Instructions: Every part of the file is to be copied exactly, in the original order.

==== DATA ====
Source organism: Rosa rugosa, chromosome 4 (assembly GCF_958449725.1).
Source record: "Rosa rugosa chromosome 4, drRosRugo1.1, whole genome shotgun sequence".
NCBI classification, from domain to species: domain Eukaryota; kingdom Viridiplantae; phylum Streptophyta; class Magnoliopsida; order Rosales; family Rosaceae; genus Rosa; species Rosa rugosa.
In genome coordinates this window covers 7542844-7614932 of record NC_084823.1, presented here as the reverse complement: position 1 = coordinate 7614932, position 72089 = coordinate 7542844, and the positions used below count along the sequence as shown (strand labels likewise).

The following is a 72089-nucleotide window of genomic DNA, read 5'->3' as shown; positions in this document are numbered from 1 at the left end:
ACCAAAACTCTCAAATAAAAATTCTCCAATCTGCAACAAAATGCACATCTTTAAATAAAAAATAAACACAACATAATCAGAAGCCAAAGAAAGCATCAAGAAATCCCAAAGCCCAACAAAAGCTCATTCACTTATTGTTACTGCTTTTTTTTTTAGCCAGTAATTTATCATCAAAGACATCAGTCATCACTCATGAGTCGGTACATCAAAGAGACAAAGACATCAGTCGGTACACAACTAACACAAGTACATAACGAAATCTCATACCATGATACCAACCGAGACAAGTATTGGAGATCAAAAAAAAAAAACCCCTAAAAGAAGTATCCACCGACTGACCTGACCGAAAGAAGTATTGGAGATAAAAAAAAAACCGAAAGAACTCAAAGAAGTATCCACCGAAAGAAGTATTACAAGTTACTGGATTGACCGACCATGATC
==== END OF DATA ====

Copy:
Source organism: Rosa rugosa, chromosome 4 (assembly GCF_958449725.1).
Source record: "Rosa rugosa chromosome 4, drRosRugo1.1, whole genome shotgun sequence".
NCBI classification, from domain to species: domain Eukaryota; kingdom Viridiplantae; phylum Streptophyta; class Magnoliopsida; order Rosales; family Rosaceae; genus Rosa; species Rosa rugosa.
In genome coordinates this window covers 7542844-7614932 of record NC_084823.1, presented here as the reverse complement: position 1 = coordinate 7614932, position 72089 = coordinate 7542844, and the positions used below count along the sequence as shown (strand labels likewise).

The following is a 72089-nucleotide window of genomic DNA, read 5'->3' as shown; positions in this document are numbered from 1 at the left end:
ACCAAAACTCTCAAATAAAAATTCTCCAATCTGCAACAAAATGCACATCTTTAAATAAAAAATAAACACAACATAATCAGAAGCCAAAGAAAGCATCAAGAAATCCCAAAGCCCAACAAAAGCTCATTCACTTATTGTTACTGCTTTTTTTTTTAGCCAGTAATTTATCATCAAAGACATCAGTCATCACTCATGAGTCGGTACATCAAAGAGACAAAGACATCAGTCGGTACACAACTAACACAAGTACATAACGAAATCTCATACCATGATACCAACCGAGACAAGTATTGGAGATCAAAAAAAAAAAACCCCTAAAAGAAGTATCCACCGACTGACCTGACCGAAAGAAGTATTGGAGATAAAAAAAAAACCGAAAGAACTCAAAGAAGTATCCACCGAAAGAAGTATTACAAGTTACTGGATTGACCGACCATGATC